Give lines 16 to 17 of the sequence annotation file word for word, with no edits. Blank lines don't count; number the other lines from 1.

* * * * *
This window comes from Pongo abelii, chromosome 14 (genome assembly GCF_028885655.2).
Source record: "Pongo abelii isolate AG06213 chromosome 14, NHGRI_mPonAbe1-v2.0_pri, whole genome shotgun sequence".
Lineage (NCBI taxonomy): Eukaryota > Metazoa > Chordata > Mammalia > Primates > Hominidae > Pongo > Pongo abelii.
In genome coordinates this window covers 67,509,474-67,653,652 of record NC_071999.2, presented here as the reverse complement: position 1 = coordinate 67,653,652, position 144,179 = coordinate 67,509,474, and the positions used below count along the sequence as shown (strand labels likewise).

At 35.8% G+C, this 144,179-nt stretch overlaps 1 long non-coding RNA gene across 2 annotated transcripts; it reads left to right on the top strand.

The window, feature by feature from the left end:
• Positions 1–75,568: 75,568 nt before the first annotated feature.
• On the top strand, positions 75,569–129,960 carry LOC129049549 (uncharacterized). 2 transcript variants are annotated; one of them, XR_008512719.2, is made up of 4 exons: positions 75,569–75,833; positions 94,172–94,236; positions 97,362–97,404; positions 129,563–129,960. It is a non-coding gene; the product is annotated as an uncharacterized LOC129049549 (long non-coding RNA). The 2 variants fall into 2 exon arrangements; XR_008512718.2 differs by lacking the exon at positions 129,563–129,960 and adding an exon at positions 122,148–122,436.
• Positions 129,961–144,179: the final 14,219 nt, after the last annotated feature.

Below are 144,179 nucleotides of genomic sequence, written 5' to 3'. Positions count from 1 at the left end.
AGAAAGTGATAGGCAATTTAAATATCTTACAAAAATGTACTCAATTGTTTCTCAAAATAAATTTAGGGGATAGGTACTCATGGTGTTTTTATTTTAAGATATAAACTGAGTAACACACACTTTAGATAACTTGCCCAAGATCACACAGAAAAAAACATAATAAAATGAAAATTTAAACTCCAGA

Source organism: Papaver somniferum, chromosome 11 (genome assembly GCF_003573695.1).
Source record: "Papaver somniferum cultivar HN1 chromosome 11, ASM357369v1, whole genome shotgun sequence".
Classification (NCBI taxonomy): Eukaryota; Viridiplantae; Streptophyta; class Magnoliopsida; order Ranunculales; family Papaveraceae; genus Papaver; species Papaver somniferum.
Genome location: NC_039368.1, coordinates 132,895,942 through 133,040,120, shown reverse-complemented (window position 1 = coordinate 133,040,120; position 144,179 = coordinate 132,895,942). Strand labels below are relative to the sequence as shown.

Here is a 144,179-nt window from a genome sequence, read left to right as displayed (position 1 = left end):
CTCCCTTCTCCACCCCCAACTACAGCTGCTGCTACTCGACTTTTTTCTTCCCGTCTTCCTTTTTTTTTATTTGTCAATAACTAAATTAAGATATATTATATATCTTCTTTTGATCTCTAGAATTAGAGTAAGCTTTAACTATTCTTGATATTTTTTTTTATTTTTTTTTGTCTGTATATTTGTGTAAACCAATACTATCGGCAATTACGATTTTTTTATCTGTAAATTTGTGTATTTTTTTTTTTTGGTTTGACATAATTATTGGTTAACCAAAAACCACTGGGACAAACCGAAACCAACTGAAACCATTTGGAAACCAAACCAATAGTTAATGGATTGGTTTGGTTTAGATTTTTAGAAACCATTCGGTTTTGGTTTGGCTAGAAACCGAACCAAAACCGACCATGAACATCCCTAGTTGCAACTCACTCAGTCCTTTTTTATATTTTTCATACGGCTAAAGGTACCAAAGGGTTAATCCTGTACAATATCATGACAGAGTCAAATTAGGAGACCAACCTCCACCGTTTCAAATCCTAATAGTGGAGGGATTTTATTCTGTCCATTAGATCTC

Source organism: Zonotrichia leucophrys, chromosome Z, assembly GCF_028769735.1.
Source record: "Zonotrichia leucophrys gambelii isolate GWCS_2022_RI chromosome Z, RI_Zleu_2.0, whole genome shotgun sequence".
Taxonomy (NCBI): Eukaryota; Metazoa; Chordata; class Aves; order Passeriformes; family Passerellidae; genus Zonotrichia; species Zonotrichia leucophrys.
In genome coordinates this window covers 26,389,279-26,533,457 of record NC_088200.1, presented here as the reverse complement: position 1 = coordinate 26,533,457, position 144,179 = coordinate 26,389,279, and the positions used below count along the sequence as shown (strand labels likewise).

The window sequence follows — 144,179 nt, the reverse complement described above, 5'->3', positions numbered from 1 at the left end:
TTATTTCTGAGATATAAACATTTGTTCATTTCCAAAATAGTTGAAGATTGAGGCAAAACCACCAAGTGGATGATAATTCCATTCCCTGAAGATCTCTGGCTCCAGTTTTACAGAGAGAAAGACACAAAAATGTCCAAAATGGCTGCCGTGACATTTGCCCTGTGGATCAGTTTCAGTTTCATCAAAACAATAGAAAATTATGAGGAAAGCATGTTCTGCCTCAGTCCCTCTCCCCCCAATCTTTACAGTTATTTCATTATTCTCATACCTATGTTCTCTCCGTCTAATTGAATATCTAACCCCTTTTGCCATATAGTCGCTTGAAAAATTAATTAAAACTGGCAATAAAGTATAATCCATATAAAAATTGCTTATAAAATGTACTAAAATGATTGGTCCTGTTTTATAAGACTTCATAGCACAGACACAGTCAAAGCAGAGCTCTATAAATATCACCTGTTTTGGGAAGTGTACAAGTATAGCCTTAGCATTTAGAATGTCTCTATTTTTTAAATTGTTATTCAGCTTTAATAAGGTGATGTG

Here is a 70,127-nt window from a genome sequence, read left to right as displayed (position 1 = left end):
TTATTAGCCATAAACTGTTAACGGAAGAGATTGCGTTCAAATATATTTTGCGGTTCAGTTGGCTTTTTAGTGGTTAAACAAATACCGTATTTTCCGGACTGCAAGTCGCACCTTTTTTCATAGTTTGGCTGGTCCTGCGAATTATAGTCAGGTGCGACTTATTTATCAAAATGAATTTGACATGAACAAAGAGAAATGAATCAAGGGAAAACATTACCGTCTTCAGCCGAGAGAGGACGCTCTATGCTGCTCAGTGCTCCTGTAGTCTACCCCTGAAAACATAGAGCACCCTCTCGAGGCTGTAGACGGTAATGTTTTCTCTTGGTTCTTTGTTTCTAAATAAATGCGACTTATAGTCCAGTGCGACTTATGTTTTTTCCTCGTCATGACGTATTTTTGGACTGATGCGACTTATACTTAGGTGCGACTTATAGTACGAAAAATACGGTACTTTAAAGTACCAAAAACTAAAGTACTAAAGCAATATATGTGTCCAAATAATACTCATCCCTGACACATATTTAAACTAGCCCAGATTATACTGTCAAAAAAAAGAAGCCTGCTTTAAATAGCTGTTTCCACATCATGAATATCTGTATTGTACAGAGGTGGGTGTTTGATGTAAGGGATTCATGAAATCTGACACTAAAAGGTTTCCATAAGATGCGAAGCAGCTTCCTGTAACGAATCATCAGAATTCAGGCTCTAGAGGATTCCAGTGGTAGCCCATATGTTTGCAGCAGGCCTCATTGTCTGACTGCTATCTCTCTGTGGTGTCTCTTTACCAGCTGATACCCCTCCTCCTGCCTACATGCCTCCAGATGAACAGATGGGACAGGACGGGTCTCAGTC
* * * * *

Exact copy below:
Here is a 144,179-nt window from a genome sequence, read left to right as displayed (position 1 = left end):
CTCCCTTCTCCACCCCCAACTACAGCTGCTGCTACTCGACTTTTTTCTTCCCGTCTTCCTTTTTTTTTATTTGTCAATAACTAAATTAAGATATATTATATATCTTCTTTTGATCTCTAGAATTAGAGTAAGCTTTAACTATTCTTGATATTTTTTTTTATTTTTTTTTGTCTGTATATTTGTGTAAACCAATACTATCGGCAATTACGATTTTTTTATCTGTAAATTTGTGTATTTTTTTTTTTTGGTTTGACATAATTATTGGTTAACCAAAAACCACTGGGACAAACCGAAACCAACTGAAACCATTTGGAAACCAAACCAATAGTTAATGGATTGGTTTGGTTTAGATTTTTAGAAACCATTCGGTTTTGGTTTGGCTAGAAACCGAACCAAAACCGACCATGAACATCCCTAGTTGCAACTCACTCAGTCCTTTTTTATATTTTTCATACGGCTAAAGGTACCAAAGGGTTAATCCTGTACAATATCATGACAGAGTCAAATTAGGAGACCAACCTCCACCGTTTCAAATCCTAATAGTGGAGGGATTTTATTCTGTCCATTAGATCTC